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How to get your students to use English out of class

How to get your students to use English out of class

Delivering super lessons is only part of our job as EFL teachers. Our main aim should be to inspire students to use their English outside of classes - to take ownership and practise in their own time. This is because English that is limited to lessons will not progress quickly. Equally, students who only practise in lessons can become fearful of actually using the language outside of the safety of the classroom.

With this in mind, how best can we help build that bridge between classroom and real-life English? I have listed a few ideas below because, with just a little thought, I believe it is possible encourage even the most reluctant of learners to enjoy exploring the language outside of formal lessons.

1. Start a closed Facebook group and pose a question each week that you’d like the class to respond to. E.g: Where would you most like to live and why?
Encourage students to comment on posts. As a teacher I wouldn’t correct publicly because this is about stimulating  English conversation rather than grammar-shaming but when you post you could include a tip on how to respond correctly. E.g:
This week’s question is: where would you most like to live and why? (Second conditional, everyone!)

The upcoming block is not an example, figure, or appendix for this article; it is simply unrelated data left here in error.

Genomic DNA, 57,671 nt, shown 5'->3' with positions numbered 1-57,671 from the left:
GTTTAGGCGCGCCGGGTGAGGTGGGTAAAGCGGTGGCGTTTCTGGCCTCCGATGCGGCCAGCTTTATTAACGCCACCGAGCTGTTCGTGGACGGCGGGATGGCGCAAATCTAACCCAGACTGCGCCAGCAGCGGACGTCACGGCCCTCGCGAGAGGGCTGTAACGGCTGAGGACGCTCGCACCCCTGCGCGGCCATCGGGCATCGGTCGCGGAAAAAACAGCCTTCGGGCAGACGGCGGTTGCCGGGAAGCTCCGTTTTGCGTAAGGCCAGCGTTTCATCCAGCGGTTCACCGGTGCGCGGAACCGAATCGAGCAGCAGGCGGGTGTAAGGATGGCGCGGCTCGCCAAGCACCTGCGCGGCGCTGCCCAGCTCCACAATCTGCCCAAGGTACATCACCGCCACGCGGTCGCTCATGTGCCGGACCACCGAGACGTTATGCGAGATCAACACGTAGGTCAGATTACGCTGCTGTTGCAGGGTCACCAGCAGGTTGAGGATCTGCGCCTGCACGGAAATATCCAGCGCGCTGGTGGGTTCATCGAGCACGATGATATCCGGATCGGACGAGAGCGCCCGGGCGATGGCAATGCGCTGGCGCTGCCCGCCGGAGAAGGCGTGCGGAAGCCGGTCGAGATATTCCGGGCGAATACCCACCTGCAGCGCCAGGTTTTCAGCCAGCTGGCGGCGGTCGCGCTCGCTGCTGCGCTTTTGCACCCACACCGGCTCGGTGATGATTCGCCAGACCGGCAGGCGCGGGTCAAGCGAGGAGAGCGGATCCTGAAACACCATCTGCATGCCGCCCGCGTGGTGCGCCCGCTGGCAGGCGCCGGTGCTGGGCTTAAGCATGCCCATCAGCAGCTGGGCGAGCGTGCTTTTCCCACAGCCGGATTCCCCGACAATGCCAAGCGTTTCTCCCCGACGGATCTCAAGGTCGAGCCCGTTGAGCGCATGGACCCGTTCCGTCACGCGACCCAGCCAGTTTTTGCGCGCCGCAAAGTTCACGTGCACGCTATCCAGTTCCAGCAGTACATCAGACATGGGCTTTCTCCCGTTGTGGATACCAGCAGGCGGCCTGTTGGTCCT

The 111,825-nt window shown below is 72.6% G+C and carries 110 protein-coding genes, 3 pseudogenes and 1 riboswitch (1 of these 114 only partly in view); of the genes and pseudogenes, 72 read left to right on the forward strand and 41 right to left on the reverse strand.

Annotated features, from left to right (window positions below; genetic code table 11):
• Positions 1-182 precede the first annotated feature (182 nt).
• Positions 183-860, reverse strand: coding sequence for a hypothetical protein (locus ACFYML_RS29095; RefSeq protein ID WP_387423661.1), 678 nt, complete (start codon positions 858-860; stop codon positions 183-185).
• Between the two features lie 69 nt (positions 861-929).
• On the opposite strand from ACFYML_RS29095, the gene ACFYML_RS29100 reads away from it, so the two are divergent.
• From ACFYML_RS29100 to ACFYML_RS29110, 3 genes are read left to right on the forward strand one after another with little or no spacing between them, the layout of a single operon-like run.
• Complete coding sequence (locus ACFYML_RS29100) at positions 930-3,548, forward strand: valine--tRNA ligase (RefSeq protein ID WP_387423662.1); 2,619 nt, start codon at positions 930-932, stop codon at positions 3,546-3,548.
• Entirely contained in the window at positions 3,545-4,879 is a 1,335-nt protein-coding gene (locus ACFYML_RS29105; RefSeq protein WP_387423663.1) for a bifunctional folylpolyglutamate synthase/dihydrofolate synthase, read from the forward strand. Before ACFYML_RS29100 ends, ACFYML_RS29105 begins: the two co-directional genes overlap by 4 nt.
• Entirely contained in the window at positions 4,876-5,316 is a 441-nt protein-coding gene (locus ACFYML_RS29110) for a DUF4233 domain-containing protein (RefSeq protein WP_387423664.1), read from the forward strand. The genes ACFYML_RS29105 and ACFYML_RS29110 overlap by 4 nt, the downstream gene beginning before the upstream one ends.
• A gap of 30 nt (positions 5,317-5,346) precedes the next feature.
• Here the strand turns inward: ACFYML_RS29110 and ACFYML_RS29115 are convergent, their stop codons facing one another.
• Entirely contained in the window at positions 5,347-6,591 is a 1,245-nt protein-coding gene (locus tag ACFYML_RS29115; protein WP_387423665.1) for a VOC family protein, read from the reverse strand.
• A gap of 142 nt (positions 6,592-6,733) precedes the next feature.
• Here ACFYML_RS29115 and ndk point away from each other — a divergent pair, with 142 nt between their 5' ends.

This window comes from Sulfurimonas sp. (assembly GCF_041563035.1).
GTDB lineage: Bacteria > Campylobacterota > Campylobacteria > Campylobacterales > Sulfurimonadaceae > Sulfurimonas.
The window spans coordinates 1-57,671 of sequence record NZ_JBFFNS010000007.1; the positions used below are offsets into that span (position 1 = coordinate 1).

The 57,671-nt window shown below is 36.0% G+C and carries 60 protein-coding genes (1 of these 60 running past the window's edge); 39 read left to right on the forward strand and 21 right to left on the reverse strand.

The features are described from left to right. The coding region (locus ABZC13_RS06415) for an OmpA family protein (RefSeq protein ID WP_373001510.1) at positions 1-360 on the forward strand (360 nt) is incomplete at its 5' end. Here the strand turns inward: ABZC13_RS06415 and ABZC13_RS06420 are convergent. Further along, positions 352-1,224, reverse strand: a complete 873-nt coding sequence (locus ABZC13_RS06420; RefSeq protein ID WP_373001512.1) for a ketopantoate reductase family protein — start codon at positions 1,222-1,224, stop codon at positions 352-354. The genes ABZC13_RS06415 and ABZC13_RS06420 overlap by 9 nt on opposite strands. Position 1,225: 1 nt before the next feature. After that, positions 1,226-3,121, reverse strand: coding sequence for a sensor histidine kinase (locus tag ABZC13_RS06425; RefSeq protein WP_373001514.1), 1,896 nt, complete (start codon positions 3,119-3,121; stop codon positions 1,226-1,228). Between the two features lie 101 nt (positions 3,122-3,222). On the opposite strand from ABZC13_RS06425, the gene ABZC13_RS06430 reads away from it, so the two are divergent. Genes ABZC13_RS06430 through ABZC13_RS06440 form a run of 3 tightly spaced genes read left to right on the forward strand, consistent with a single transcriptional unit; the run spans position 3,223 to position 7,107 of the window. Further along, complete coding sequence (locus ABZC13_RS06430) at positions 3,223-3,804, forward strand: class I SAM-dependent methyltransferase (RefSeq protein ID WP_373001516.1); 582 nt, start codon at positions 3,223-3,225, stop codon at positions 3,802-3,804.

Why this works: Feedback is motivational and the collaborative nature of the task should keep people engaged.

 

2. Mimic what they read and listen to in their own language
In class, get students to ask their partners about what they like to read/listen to in their own language. Then as homework, encourage each student to find a blog, songs, news articles etc. in English to read/listen to between lessons on their chosen topic. Next week, have them talk to their partner about what they are reading/listening to and why it is interesting. Try to incorporate a slot each week where students can briefly share what they are doing in English outside of class with each other.

Why this works: It is essentially individualised homework. Students are more likely to engage in English outside of class if they find the topic interesting. Having a deadline (next class) and knowing they are having to feed back keeps the task in focus so they more likely to do it.

3. Encourage real-world speaking practice
If teaching in a non-English speaking country, can you arrange your class into Skype chat groups/partnerships? Most students have free minutes on their contract phones so this will do if Skype is not possible. Have each group/pair arrange a regular 20 minute conversation slot in English each week.  You could provide topics to start with. If you are in an English speaking country, you could encourage students to:

  • make conversation/small talk at the shops
  • answer telemarketing calls (with care)
  • strike up a conversation with someone with a dog in the street.

Think in class about conversation openers e.g.
‘What a lovely dog. What breed is it?’ to get the ball rolling.

Why this works:
This helps students overcome their fear of using English in an outside/natural setting. Have pairs or groups report back on the conversations they have had next class.

 

As teachers, it really helps to view lessons as a springboard for further learning rather than the sum total of a student’s English learning experience. The above ideas are designed for just this purpose.

What are your ideas for encouraging students to become autonomous learners, keen to explore and engage in English for themselves?  Why not share your experiences below?

 

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